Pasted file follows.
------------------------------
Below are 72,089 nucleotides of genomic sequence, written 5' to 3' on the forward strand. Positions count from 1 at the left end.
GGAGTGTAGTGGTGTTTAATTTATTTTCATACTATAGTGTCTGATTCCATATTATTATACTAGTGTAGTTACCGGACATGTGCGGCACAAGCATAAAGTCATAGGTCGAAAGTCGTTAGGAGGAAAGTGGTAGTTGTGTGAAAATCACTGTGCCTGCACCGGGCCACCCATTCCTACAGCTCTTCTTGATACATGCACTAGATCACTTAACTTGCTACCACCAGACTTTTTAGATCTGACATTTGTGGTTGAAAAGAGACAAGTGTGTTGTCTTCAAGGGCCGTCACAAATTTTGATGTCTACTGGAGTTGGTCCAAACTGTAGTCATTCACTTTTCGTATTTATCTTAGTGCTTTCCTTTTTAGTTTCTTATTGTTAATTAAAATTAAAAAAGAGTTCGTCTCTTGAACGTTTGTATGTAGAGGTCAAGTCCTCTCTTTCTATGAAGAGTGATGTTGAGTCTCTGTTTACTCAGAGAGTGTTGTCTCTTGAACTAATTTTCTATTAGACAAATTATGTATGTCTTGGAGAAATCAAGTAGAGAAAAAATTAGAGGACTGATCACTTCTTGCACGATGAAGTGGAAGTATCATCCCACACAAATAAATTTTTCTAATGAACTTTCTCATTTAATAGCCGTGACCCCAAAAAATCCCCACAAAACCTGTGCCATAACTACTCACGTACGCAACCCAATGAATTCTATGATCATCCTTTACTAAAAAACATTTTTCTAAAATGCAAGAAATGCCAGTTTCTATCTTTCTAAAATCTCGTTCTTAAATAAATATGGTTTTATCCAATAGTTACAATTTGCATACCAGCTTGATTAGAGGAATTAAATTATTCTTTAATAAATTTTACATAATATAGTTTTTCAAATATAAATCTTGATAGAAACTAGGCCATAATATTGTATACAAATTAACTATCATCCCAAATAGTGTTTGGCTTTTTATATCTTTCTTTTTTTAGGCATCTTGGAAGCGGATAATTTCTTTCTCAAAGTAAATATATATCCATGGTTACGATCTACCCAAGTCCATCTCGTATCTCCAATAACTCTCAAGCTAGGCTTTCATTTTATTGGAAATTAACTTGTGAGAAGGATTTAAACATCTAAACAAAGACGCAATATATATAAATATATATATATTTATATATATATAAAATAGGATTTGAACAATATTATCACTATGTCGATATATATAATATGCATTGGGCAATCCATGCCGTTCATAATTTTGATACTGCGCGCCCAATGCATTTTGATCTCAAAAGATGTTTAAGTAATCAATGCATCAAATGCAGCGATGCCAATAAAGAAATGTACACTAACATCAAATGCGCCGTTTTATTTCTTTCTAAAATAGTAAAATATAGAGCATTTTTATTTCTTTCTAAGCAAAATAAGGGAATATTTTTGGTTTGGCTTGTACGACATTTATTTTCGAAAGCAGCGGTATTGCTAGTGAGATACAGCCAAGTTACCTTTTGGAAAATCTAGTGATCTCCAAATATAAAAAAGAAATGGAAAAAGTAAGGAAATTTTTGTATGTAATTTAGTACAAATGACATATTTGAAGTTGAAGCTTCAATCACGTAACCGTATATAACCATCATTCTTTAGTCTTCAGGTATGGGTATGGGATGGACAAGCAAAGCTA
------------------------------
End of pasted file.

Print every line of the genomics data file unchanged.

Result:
Below are 72,089 nucleotides of genomic sequence, written 5' to 3' on the forward strand. Positions count from 1 at the left end.
GGAGTGTAGTGGTGTTTAATTTATTTTCATACTATAGTGTCTGATTCCATATTATTATACTAGTGTAGTTACCGGACATGTGCGGCACAAGCATAAAGTCATAGGTCGAAAGTCGTTAGGAGGAAAGTGGTAGTTGTGTGAAAATCACTGTGCCTGCACCGGGCCACCCATTCCTACAGCTCTTCTTGATACATGCACTAGATCACTTAACTTGCTACCACCAGACTTTTTAGATCTGACATTTGTGGTTGAAAAGAGACAAGTGTGTTGTCTTCAAGGGCCGTCACAAATTTTGATGTCTACTGGAGTTGGTCCAAACTGTAGTCATTCACTTTTCGTATTTATCTTAGTGCTTTCCTTTTTAGTTTCTTATTGTTAATTAAAATTAAAAAAGAGTTCGTCTCTTGAACGTTTGTATGTAGAGGTCAAGTCCTCTCTTTCTATGAAGAGTGATGTTGAGTCTCTGTTTACTCAGAGAGTGTTGTCTCTTGAACTAATTTTCTATTAGACAAATTATGTATGTCTTGGAGAAATCAAGTAGAGAAAAAATTAGAGGACTGATCACTTCTTGCACGATGAAGTGGAAGTATCATCCCACACAAATAAATTTTTCTAATGAACTTTCTCATTTAATAGCCGTGACCCCAAAAAATCCCCACAAAACCTGTGCCATAACTACTCACGTACGCAACCCAATGAATTCTATGATCATCCTTTACTAAAAAACATTTTTCTAAAATGCAAGAAATGCCAGTTTCTATCTTTCTAAAATCTCGTTCTTAAATAAATATGGTTTTATCCAATAGTTACAATTTGCATACCAGCTTGATTAGAGGAATTAAATTATTCTTTAATAAATTTTACATAATATAGTTTTTCAAATATAAATCTTGATAGAAACTAGGCCATAATATTGTATACAAATTAACTATCATCCCAAATAGTGTTTGGCTTTTTATATCTTTCTTTTTTTAGGCATCTTGGAAGCGGATAATTTCTTTCTCAAAGTAAATATATATCCATGGTTACGATCTACCCAAGTCCATCTCGTATCTCCAATAACTCTCAAGCTAGGCTTTCATTTTATTGGAAATTAACTTGTGAGAAGGATTTAAACATCTAAACAAAGACGCAATATATATAAATATATATATATTTATATATATATAAAATAGGATTTGAACAATATTATCACTATGTCGATATATATAATATGCATTGGGCAATCCATGCCGTTCATAATTTTGATACTGCGCGCCCAATGCATTTTGATCTCAAAAGATGTTTAAGTAATCAATGCATCAAATGCAGCGATGCCAATAAAGAAATGTACACTAACATCAAATGCGCCGTTTTATTTCTTTCTAAAATAGTAAAATATAGAGCATTTTTATTTCTTTCTAAGCAAAATAAGGGAATATTTTTGGTTTGGCTTGTACGACATTTATTTTCGAAAGCAGCGGTATTGCTAGTGAGATACAGCCAAGTTACCTTTTGGAAAATCTAGTGATCTCCAAATATAAAAAAGAAATGGAAAAAGTAAGGAAATTTTTGTATGTAATTTAGTACAAATGACATATTTGAAGTTGAAGCTTCAATCACGTAACCGTATATAACCATCATTCTTTAGTCTTCAGGTATGGGTATGGGATGGACAAGCAAAGCTA